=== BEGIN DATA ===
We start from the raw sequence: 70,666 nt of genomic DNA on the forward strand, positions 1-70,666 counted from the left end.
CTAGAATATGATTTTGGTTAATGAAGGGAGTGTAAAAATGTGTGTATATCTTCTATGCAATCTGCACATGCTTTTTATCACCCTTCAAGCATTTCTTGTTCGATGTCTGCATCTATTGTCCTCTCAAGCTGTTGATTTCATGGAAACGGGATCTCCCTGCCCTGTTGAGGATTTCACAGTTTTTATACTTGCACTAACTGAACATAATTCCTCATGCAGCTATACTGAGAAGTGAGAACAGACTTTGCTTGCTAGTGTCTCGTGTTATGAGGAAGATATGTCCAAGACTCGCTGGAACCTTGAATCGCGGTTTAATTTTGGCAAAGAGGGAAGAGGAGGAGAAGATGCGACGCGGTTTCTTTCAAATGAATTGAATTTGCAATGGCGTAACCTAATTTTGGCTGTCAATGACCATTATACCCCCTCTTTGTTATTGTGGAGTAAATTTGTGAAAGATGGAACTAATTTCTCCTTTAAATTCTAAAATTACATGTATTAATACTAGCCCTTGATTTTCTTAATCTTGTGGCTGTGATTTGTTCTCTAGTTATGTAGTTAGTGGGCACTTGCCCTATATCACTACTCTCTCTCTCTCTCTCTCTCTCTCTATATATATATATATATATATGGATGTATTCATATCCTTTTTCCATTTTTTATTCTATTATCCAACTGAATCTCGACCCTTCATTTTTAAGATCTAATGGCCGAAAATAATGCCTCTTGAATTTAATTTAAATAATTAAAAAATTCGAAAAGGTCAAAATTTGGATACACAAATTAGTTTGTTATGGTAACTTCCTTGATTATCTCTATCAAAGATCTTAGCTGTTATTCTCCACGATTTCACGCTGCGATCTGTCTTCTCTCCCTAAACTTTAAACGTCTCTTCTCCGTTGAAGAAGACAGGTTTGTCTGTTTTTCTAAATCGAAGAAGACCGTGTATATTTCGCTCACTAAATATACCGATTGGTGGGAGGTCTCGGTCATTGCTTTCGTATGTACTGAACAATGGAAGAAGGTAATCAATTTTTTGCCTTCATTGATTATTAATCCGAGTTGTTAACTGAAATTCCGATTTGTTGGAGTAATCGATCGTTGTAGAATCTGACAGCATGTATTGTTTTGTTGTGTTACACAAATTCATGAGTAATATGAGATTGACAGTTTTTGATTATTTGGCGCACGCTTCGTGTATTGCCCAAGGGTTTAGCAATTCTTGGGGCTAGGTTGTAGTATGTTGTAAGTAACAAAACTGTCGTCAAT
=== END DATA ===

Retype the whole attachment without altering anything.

We start from the raw sequence: 70,666 nt of genomic DNA on the forward strand, positions 1-70,666 counted from the left end.
CTAGAATATGATTTTGGTTAATGAAGGGAGTGTAAAAATGTGTGTATATCTTCTATGCAATCTGCACATGCTTTTTATCACCCTTCAAGCATTTCTTGTTCGATGTCTGCATCTATTGTCCTCTCAAGCTGTTGATTTCATGGAAACGGGATCTCCCTGCCCTGTTGAGGATTTCACAGTTTTTATACTTGCACTAACTGAACATAATTCCTCATGCAGCTATACTGAGAAGTGAGAACAGACTTTGCTTGCTAGTGTCTCGTGTTATGAGGAAGATATGTCCAAGACTCGCTGGAACCTTGAATCGCGGTTTAATTTTGGCAAAGAGGGAAGAGGAGGAGAAGATGCGACGCGGTTTCTTTCAAATGAATTGAATTTGCAATGGCGTAACCTAATTTTGGCTGTCAATGACCATTATACCCCCTCTTTGTTATTGTGGAGTAAATTTGTGAAAGATGGAACTAATTTCTCCTTTAAATTCTAAAATTACATGTATTAATACTAGCCCTTGATTTTCTTAATCTTGTGGCTGTGATTTGTTCTCTAGTTATGTAGTTAGTGGGCACTTGCCCTATATCACTACTCTCTCTCTCTCTCTCTCTCTCTCTATATATATATATATATATATGGATGTATTCATATCCTTTTTCCATTTTTTATTCTATTATCCAACTGAATCTCGACCCTTCATTTTTAAGATCTAATGGCCGAAAATAATGCCTCTTGAATTTAATTTAAATAATTAAAAAATTCGAAAAGGTCAAAATTTGGATACACAAATTAGTTTGTTATGGTAACTTCCTTGATTATCTCTATCAAAGATCTTAGCTGTTATTCTCCACGATTTCACGCTGCGATCTGTCTTCTCTCCCTAAACTTTAAACGTCTCTTCTCCGTTGAAGAAGACAGGTTTGTCTGTTTTTCTAAATCGAAGAAGACCGTGTATATTTCGCTCACTAAATATACCGATTGGTGGGAGGTCTCGGTCATTGCTTTCGTATGTACTGAACAATGGAAGAAGGTAATCAATTTTTTGCCTTCATTGATTATTAATCCGAGTTGTTAACTGAAATTCCGATTTGTTGGAGTAATCGATCGTTGTAGAATCTGACAGCATGTATTGTTTTGTTGTGTTACACAAATTCATGAGTAATATGAGATTGACAGTTTTTGATTATTTGGCGCACGCTTCGTGTATTGCCCAAGGGTTTAGCAATTCTTGGGGCTAGGTTGTAGTATGTTGTAAGTAACAAAACTGTCGTCAAT